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A recent survey among Eastern Orthodox laity in the United States provides interesting data on their attitudes toward creationism and evolution. According to the report (PDF), published as Alexei D. Krindatch, The Orthodox Church Today (Patriarch Athenagoras Orthodox Institute, 2008), the survey was conducted from September 2007 to May 2008. Information was gathered by a mail survey of a nationally representative sample of lay members of the Greek Orthodox Archdiocese of North America (GOA) and the Orthodox Church in America (OCA), the two largest Orthodox denominations in the United States. There were nearly 1000 respondents from 103 parishes.
Writing in the Houston Chronicle (October 22, 2008), the chief executive officer of the American Association for the Advancement of Science, Alan I. Leshner, deplores the recent appointment of three antievolutionists to a committee charged with reviewing a draft of Texas's state science standards. "The new standards will shape how science education is taught in Texas for the next decade, and it would be a terrible mistake to water down the teaching of evolution in any way," he writes, adding, "At a time when most educators are working to prepare students for 21st century jobs, the board members' action threatens to confuse students, divide communities and tarnish Texas' reputation as an international science and technology center."
"The State Board of Education's decisions in the coming months will affect both the college preparation and future job qualifications of our children. Our students deserve a sound education that includes the latest findings of scientific research and excludes ideas that have failed to stand up to scientific scrutiny." That was the message of the 21st Century Science Coalition's advisory committee -- Daniel I. Bolnick, R. E. Duhrkopf, David M. Hillis, Ben Pierce, and Sahotra Sarkar -- delivered in twin op-eds recently published in two Texas newspapers, the Waco Tribune (October 19, 2008), and the Austin American-Statesman (October 21, 2008).
Randy Moore is the winner of the 2008 Evolution Education Award from the National Association of Biology Teachers, according to a press release issued on October 14, 2008, by the American Institute of Biological Sciences. The award, sponsored by AIBS and the Biological Sciences Curriculum Study, recognizes innovative classroom teaching and community education efforts to promote the accurate understanding of biological evolution.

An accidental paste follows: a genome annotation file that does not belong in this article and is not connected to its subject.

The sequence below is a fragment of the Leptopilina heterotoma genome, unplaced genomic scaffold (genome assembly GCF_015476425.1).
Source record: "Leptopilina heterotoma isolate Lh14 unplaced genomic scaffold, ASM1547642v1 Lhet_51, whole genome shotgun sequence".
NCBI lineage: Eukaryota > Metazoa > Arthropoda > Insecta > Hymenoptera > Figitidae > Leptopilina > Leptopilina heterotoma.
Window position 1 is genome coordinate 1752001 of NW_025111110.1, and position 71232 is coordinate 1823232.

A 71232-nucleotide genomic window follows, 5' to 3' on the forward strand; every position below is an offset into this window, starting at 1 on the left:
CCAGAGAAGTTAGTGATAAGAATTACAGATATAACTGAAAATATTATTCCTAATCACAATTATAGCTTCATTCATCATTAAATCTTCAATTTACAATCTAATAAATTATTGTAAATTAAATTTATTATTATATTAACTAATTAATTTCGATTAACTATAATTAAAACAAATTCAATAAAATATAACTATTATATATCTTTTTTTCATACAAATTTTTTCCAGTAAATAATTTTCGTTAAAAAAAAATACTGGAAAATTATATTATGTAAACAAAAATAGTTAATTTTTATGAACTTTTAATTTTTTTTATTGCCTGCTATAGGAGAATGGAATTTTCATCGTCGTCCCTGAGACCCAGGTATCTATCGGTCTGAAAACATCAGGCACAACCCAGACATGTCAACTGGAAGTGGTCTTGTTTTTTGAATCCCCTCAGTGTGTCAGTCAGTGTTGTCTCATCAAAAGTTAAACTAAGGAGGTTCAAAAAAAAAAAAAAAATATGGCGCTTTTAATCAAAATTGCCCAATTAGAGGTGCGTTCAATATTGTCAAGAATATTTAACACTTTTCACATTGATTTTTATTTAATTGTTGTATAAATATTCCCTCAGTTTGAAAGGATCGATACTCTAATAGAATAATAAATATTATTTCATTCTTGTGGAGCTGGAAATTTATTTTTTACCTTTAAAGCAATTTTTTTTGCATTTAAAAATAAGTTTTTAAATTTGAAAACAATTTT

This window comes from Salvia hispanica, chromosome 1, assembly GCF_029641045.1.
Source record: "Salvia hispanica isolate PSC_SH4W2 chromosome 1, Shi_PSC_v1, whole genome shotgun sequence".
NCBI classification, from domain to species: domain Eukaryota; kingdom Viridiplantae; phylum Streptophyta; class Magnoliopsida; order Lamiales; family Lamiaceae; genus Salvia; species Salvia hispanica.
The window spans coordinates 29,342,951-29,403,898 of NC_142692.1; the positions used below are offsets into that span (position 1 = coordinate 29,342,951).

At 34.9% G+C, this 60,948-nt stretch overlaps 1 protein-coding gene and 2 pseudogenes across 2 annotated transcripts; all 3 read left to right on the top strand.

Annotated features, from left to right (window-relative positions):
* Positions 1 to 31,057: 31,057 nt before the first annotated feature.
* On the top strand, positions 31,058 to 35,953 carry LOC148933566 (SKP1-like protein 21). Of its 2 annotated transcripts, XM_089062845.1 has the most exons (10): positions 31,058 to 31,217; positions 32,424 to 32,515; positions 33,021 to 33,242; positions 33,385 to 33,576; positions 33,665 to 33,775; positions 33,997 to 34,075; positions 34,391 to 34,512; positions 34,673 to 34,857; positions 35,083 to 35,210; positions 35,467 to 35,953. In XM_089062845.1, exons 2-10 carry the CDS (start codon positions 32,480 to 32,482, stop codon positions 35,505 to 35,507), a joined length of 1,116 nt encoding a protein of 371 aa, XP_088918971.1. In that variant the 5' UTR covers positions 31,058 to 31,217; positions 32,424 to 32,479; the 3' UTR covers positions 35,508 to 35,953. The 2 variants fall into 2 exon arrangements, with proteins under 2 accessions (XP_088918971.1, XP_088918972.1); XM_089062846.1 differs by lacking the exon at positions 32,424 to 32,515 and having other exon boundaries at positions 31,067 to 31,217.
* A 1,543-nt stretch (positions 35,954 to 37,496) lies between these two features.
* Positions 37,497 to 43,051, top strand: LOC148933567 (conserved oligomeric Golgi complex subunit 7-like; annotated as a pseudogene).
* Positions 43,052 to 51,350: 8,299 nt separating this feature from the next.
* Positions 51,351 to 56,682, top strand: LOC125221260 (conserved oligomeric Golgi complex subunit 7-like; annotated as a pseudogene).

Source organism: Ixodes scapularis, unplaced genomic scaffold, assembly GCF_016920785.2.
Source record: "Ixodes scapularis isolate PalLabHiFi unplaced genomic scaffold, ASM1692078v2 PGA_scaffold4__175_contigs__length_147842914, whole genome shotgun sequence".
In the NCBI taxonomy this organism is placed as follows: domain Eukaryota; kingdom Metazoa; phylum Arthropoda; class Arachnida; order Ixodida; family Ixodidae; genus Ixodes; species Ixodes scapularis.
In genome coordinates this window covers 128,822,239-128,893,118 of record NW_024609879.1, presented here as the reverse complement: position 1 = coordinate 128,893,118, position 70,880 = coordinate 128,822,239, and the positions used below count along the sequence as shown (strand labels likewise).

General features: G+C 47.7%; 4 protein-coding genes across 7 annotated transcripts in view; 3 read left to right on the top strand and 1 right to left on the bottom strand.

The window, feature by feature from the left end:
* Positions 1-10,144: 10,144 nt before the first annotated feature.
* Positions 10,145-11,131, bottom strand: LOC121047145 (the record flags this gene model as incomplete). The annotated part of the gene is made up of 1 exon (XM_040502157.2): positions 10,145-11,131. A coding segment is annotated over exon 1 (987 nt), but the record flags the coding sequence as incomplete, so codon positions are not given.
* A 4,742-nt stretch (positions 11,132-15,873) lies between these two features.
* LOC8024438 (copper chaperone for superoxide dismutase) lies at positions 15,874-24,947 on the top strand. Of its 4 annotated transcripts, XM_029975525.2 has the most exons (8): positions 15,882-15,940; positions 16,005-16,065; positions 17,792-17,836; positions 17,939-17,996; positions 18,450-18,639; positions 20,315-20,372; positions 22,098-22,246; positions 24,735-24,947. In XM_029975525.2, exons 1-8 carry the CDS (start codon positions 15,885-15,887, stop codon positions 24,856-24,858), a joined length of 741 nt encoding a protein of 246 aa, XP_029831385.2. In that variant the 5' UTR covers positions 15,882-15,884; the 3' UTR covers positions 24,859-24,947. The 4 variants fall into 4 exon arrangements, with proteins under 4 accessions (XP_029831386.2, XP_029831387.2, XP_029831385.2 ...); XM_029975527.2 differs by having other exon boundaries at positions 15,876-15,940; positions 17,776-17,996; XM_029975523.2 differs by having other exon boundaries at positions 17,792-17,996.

A new coalition of Texas scientists voiced its opposition to attempts to dilute the treatment of evolution in Texas's state science standards, which are presently undergoing revision. At a news conference in Austin on September 30, 2008, representatives of the 21st Century Science Coalition challenged the idea that students should be told that there are "weaknesses" in evolution.
The Clergy Letter Project's "Open Letter Concerning Religion and Science From American Rabbis" was the topic of a story in the Chicago Tribune (September 19, 2008), beginning, "For Rabbi Gary Gerson of the Oak Park Temple B'nai Abraham Zion, evolution does not oppose religious belief but strengthens it
Anticipating the bicentennial of Darwin's birth and the sesquicentennial of the publication of On the Origin of Species, the Church of England unveiled a new section of its website entitled "On the origin of Darwin," discussing Darwin's relationship to the church, the development of his own views on faith, and a brief historical sketch, bibliography, and listing of celebrations of the Darwin anniversaries.
The director of education for the Royal Society of London, Michael Reiss, resigned from his position on September 16, 2008, in the wake of a controversy occasioned by his recent remarks on creationism.
The Alliance for Science -- a non-profit organization which seeks "to heighten public understanding and support for science and to preserve the distinctions between science and religion in the public sphere" -- is holding its third annual essay contest. The theme is "In Darwin's Footsteps," and students are encouraged "to identify and write about a single scientist, a group of scientists, or a scientific organization that best exemplifies the character and quality of work that sustained Darwin throughout his career."